I was immediately intrigued by the curious self-titled five-track album The Paper Violin from The Paper Violin. If you’re looking for a conventional music experience it is best to bow out now, however if you’re unafraid of a little experimentation I suggest you stick around. The Paper Violin is a solo act featuring professional jazz guitarist Evan Ho. Ho, works out of California, mostly in the bay area.
To begin understanding what you’re hearing I think it’s important to know WHAT you’re hearing. The instrument lineup is fantastic with things like nylon and steel string guitars, melodica, violin, clarinet, alto and soprano saxophones, hi-hat and piano.
Ho is also a fan of unconventional instruments such as the sounds of his surroundings. To be honest, I wouldn’t have known I was hearing things like a typewriter, the sound of book pages turning or even sounds from an infant unless I had read the submission.
I really enjoyed his point of view on this album which is a bit hard to describe but in a good way. The music is full of jazzy, organic sounds that seem to almost mimic nature at times. There are no set rhythms, the vibe is very low key and teeters between romantic and chill. Don’t hold your breath for any sort of big dramatic moment; that’s not coming. The tracks blend easily into one another.
The one conflict I had was if I would prefer the songs cut up into tracks or presented as one piece. I feel if the songs were a little more distinctive from one another I wouldn’t mind them being broken up, but as they are, I think I would’ve preferred just one big movement. The biggest emotion I felt listening to the music was intrigued. I had no idea where the music was going to go, even on the second listen, but I was okay with that. I trusted Ho’s vision to take me somewhere and his work is capable of transporting the listener.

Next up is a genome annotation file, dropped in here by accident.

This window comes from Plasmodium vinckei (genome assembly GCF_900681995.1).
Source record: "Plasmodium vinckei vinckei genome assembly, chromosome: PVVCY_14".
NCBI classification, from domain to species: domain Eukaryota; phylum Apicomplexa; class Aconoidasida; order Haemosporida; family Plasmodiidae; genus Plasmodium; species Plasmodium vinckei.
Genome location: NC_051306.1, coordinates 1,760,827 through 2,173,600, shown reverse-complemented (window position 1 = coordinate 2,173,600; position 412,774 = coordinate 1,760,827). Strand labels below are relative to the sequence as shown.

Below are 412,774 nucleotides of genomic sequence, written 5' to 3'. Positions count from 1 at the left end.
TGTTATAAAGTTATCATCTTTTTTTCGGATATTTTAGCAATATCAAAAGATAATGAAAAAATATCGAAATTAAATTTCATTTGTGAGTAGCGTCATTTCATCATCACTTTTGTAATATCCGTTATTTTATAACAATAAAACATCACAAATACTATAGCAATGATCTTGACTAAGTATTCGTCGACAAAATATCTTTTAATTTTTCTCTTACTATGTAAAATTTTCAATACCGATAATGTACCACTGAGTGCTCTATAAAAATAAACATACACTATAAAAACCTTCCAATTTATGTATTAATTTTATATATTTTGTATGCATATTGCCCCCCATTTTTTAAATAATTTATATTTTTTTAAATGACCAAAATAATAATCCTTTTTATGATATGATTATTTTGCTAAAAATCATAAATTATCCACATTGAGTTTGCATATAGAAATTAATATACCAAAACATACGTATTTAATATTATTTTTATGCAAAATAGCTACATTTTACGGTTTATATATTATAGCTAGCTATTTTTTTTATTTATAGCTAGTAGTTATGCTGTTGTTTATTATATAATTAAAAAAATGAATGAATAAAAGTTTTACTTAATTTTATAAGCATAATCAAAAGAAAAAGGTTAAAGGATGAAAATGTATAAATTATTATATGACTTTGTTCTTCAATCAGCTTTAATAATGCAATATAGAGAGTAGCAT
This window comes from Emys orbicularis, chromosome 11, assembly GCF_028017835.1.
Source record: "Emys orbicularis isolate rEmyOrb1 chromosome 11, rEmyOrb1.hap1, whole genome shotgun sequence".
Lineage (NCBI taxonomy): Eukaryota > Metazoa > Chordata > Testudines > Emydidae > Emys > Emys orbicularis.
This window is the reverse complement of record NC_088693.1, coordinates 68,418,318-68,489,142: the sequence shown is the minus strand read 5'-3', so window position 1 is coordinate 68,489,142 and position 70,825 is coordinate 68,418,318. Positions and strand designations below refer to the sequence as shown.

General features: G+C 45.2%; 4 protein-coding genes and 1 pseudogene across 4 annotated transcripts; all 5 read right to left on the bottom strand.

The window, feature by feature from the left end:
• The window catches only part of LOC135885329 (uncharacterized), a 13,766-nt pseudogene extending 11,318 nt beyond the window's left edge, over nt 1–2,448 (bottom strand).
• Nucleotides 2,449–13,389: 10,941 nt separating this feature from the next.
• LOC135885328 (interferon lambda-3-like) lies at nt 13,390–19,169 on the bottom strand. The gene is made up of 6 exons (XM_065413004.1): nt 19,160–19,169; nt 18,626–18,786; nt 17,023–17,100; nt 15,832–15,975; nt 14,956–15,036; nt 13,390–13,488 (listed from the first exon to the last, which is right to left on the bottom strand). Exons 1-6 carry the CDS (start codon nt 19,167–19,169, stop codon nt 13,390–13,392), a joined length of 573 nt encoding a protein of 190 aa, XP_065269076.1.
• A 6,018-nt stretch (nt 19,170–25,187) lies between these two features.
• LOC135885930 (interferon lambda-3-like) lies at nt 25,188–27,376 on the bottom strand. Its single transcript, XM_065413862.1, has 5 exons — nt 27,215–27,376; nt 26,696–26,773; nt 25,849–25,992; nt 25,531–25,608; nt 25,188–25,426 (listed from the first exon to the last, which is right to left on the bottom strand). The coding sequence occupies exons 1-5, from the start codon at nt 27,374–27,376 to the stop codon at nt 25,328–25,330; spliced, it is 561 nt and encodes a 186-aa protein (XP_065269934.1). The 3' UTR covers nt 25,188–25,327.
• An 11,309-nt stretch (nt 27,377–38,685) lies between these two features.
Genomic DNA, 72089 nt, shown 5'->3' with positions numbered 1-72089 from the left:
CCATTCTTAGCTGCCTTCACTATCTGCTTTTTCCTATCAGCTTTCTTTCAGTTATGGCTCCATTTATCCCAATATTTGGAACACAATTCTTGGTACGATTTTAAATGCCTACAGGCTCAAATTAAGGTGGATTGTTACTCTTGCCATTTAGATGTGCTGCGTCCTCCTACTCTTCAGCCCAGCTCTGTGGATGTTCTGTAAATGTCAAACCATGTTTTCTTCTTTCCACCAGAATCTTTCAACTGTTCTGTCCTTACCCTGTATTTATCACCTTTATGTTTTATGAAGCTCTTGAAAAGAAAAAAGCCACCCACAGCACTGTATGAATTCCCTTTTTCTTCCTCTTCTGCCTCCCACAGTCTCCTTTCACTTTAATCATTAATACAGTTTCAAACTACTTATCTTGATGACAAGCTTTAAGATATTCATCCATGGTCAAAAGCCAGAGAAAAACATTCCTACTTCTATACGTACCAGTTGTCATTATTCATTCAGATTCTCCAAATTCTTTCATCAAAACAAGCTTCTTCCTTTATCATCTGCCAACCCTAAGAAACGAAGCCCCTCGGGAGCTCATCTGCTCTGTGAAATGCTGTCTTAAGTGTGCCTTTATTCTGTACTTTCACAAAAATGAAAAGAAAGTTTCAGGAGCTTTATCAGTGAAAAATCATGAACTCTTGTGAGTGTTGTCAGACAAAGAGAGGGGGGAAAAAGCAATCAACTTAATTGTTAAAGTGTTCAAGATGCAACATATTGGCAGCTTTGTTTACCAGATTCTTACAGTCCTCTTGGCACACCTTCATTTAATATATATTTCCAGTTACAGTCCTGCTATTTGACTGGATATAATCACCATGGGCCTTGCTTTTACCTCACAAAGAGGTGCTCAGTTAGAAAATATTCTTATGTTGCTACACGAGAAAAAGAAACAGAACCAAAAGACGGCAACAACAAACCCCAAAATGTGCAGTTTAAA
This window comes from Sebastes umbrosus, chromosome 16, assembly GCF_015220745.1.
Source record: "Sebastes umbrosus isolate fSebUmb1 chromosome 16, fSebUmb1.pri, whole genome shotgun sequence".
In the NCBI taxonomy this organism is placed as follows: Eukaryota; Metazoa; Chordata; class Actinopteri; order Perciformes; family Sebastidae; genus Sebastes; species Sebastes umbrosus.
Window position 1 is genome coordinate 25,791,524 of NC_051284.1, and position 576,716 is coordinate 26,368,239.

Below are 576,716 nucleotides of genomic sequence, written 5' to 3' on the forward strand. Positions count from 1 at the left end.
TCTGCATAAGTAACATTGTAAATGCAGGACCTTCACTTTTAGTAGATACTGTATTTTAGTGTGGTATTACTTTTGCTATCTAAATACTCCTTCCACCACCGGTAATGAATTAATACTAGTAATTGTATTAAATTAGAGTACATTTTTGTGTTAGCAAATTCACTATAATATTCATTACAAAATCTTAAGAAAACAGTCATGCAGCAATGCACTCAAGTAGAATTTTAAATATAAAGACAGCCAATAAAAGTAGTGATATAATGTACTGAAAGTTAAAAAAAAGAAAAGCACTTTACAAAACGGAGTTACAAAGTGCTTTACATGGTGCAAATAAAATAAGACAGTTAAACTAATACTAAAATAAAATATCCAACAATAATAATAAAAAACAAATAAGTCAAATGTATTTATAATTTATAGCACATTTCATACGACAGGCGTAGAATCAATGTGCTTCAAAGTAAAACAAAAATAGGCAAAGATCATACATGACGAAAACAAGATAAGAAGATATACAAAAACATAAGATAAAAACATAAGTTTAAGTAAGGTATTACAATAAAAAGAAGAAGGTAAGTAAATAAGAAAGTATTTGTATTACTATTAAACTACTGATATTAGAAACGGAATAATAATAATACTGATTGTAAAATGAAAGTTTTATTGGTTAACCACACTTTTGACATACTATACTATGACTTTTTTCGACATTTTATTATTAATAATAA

This album was a DIY recording project. All audio production was done by Ho himself and I have to say, I am blown away. His audio work complemented the cool vibes of his music so perfectly. He utilized techniques which dulled any sharp edges, keeping things full of reverb and fuzz, which can often go so wrong so quick, but this was on point. For the audio nerds reading, I’m going to quote Ho on how he created his sound.
“The DAW is protools 8le. All of the acoustic recordings were done using either a Blue Berry cardioid condenser microphone or a Royer Labs R-122 MKII Active Ribbon mic. the EQs, Reverbs and mastering tools were the default 8le plugg-ins.”
The Paper Violin is refreshing, I would love to hear more should Ho ever have the time. The music is so interesting that I feel I could listen to it while trying to relax in the tub or even while writing. As I have said, it’s a little hard to explain but I enjoyed what I heard and I am happy to make the investment to hear it again.
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